August 16, 2017 |
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Editorial| Island Voices
Federal cuts threaten local nonproﬁts By Micah Kāne and Kelvin Taketa Posted August 16, 2017 August 16, 2017
PIXABAY The nonproﬁt sector’s single greatest source of revenue comes from the government in the form of grants and contracts. To the extent that those funds are cut, no amount of local philanthropy can even begin to replace those funds.
As members of Congress come home for the August break, what looms ahead upon their return in September is daunting. The deﬁcit ceiling, a new federal budget and tax reform are still in the works and will have major implications for the people of Hawaii
and the fabric of our society. It is diﬃcult to predict what will emerge, but now is the time when community advocates and nonproﬁt leaders need to make their voices heard. The potential impact to the nonproﬁt and charitable sector is signiﬁcant. For example, proposed cuts in the president’s budget to discretionary spending would defund the Corporation for National and Community Services, Legal Services Corporation, the National Endowment of the Arts, the Corporation for Public Broadcasting, and the Community Development Block Grants program, among many others. This would mean the end of stipends to support young and old volunteers for many community organizations, the deterioration of legal representation for the most vulnerable in our community, as well as funding for programs like Meals on Wheels. What is important to note is that in Hawaii, as well as across the nation, the nonproﬁt sector’s single greatest source of revenue comes from the government in the form of grants and contracts. Since the late 1960s, we have seen a steady devolution of services that used to be provided by government now in the hands of nonproﬁt agencies. ADVERTISING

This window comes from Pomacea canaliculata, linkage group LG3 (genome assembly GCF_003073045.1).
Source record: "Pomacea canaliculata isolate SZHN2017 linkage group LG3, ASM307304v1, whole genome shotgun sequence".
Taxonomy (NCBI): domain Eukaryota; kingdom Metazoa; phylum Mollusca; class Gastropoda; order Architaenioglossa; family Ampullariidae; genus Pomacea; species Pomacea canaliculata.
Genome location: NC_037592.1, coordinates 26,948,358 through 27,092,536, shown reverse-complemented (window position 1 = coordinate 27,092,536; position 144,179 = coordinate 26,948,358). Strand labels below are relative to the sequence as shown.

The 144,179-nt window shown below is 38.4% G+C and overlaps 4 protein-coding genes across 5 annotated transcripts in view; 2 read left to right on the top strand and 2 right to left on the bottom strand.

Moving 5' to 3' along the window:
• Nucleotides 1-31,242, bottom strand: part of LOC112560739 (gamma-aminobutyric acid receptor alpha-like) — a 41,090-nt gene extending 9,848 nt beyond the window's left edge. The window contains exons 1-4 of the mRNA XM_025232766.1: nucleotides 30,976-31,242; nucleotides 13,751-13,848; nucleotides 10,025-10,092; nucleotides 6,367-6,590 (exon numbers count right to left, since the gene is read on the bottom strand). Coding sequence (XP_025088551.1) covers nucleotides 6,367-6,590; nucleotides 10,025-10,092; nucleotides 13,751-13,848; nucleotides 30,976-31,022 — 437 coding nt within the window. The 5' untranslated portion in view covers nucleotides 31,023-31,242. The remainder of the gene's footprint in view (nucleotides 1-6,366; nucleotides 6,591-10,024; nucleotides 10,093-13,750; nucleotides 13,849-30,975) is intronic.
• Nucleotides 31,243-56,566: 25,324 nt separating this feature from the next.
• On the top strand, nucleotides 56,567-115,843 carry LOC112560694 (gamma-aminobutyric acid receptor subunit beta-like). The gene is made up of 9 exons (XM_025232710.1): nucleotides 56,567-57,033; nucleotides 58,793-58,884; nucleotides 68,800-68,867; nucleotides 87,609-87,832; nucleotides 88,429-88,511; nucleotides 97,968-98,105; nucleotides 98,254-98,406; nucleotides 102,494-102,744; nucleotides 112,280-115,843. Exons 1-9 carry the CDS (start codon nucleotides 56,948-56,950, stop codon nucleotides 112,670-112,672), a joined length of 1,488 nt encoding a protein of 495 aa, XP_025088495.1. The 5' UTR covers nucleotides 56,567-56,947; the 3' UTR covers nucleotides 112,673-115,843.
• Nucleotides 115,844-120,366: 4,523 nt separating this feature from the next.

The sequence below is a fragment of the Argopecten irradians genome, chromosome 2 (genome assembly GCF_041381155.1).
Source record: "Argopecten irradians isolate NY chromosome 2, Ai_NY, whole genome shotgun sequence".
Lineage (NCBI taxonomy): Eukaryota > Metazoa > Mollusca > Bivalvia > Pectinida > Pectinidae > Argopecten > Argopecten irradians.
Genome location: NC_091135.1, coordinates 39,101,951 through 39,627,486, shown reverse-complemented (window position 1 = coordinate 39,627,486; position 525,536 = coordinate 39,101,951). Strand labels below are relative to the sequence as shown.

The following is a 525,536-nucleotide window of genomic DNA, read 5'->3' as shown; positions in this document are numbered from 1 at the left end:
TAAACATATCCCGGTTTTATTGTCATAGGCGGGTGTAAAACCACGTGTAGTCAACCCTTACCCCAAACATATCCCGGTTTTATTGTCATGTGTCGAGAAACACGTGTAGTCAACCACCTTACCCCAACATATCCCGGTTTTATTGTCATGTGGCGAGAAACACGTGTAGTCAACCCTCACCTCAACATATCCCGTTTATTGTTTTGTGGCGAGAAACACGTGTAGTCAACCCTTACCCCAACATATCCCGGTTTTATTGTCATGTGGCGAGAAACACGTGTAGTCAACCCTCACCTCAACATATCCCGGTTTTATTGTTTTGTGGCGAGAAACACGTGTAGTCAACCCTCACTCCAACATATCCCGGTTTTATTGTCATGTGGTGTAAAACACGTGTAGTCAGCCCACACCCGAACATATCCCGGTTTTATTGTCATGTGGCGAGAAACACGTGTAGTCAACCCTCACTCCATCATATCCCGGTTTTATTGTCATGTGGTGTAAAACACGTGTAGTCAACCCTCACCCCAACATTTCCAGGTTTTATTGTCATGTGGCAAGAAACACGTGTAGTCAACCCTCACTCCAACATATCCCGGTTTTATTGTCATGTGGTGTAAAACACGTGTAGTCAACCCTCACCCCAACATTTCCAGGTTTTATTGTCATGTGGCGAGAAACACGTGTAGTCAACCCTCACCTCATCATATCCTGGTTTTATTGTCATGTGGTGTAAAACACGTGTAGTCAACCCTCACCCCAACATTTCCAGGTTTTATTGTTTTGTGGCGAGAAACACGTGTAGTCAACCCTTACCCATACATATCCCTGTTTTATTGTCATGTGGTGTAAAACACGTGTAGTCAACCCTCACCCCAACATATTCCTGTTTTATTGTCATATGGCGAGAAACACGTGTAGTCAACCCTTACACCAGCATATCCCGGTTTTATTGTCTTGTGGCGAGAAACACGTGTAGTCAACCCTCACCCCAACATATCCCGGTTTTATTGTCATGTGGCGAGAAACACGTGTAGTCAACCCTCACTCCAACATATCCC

To the extent that those funds are cut, no amount of local philanthropy can even begin to replace those funds. Not only will we lose essential services in our state but these cuts would also aﬀect the employees of charitable organizations, which represents nearly 8 percent of the state’s workforce. Another example are proposed changes to the federal tax code, which include the elimination of the estate tax, extending the charitable deduction to non-itemizers and increasing the standard deduction for charitable gifts while lowering the highest marginal tax rate. The various proposals cut both ways in terms of its impact on charitable giving but the most diﬃcult aspect of the tax reform debate is the uncertainty it creates which tends to dampen tax planning, including charitable gifts. Wherever all of this ends up, there will be changes ranging from relatively mild to
extremely diﬃcult for the charitable sector. It’s time now for the sector to come together and work closely with our elected oﬃcials to anticipate potential outcomes and our response. On Aug. 24, national experts on the federal budget, advocacy and lobbying, and tax policy and charitable giving will join with some our local oﬃcials and nonproﬁt leaders to learn about the current proposals and how we might advocate both nationally and locally in anticipation of those changes. Nonproﬁts and board members are invited to join the discussion (see HawaiiCommunityFoundation.org). Nonproﬁt organizations must build their capacity to advocate on behalf of their communities and amplify their voices through collaboration. In all likelihood, federal resources will be cut and we need to organize now on how we best reframe our social compact for Hawaii and how we work together to mitigate negative impacts as well as use this moment for reinvention as much as we can. Micah Kāne is CEO/president of the Hawaii Community Foundation; Kelvin Taketa is senior fellow.
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